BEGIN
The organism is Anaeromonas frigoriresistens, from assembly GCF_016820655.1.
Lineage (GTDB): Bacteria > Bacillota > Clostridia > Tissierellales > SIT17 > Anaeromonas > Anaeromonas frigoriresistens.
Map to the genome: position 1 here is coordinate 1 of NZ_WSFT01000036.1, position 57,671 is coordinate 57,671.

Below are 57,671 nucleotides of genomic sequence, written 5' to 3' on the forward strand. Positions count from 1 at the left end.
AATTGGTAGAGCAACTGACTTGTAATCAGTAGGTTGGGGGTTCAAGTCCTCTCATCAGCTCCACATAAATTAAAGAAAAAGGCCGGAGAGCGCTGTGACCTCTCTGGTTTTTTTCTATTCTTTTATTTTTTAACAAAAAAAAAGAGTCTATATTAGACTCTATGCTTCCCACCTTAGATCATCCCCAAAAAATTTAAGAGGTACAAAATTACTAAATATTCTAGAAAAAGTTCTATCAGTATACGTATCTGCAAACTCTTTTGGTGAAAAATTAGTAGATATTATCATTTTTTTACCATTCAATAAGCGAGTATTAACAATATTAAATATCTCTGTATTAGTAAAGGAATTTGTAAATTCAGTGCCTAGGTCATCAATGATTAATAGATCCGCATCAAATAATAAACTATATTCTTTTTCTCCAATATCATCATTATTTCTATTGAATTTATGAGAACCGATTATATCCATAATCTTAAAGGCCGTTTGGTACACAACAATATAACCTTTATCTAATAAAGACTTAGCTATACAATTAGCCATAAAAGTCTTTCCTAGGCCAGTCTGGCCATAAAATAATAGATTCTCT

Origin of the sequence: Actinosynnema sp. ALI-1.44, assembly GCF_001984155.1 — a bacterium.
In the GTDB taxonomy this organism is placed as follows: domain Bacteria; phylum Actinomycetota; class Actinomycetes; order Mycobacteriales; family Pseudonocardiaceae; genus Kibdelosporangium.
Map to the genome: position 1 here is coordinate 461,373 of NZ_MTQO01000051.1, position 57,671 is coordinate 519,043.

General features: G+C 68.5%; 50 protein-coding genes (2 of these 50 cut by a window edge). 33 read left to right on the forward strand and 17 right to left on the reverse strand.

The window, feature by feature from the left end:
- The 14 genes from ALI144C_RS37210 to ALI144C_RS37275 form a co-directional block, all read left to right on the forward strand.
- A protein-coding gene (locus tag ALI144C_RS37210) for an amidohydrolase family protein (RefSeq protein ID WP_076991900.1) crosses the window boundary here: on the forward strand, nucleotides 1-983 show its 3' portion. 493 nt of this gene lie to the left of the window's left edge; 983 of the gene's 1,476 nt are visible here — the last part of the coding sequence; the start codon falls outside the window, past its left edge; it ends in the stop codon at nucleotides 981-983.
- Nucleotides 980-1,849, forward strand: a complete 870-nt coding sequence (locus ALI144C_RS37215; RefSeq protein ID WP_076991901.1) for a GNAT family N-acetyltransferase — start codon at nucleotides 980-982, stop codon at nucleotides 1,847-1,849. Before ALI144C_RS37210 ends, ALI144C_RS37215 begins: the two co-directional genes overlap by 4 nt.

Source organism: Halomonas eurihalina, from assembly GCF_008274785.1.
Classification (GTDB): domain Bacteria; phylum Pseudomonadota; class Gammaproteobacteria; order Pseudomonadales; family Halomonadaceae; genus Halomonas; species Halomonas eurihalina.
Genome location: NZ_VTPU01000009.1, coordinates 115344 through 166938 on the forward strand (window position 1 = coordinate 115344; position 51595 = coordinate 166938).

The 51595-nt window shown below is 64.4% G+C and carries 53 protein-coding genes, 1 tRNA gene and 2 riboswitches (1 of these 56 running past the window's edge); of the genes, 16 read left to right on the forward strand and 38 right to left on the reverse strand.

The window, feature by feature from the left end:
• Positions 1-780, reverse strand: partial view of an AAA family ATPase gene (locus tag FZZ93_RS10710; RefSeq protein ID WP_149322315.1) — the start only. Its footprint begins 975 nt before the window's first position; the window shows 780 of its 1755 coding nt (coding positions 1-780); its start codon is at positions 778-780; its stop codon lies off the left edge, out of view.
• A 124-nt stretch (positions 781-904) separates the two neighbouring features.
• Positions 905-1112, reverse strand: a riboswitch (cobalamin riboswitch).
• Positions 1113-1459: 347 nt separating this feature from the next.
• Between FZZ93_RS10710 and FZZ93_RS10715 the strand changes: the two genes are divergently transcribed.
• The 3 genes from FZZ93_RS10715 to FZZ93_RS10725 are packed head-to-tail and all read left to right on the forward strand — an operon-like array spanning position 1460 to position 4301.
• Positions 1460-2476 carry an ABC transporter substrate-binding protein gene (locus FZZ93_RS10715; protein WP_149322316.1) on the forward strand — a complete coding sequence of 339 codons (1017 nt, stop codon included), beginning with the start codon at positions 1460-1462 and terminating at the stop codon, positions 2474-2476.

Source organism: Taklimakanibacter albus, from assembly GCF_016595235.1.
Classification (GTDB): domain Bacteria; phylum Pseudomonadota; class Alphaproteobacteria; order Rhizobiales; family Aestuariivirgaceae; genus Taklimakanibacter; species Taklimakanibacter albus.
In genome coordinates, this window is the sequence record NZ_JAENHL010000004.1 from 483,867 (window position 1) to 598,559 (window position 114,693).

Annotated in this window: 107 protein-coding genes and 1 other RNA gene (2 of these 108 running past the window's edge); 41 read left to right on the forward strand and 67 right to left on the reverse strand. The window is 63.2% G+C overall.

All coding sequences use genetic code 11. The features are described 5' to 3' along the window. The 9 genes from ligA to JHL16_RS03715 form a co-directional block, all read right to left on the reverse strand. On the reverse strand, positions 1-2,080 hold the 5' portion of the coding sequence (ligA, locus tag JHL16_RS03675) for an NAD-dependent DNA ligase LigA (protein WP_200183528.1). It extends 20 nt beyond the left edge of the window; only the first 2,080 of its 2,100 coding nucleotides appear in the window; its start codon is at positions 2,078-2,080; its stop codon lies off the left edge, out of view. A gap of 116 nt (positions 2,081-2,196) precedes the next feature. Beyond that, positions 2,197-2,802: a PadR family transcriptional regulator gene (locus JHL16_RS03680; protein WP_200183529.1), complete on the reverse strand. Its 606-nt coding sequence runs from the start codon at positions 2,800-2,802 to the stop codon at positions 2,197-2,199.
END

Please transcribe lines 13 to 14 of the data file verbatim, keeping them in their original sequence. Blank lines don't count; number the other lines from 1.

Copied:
- Nucleotides 980-1,849, forward strand: a complete 870-nt coding sequence (locus ALI144C_RS37215; RefSeq protein ID WP_076991901.1) for a GNAT family N-acetyltransferase — start codon at nucleotides 980-982, stop codon at nucleotides 1,847-1,849. Before ALI144C_RS37210 ends, ALI144C_RS37215 begins: the two co-directional genes overlap by 4 nt.

Source organism: Halomonas eurihalina, from assembly GCF_008274785.1.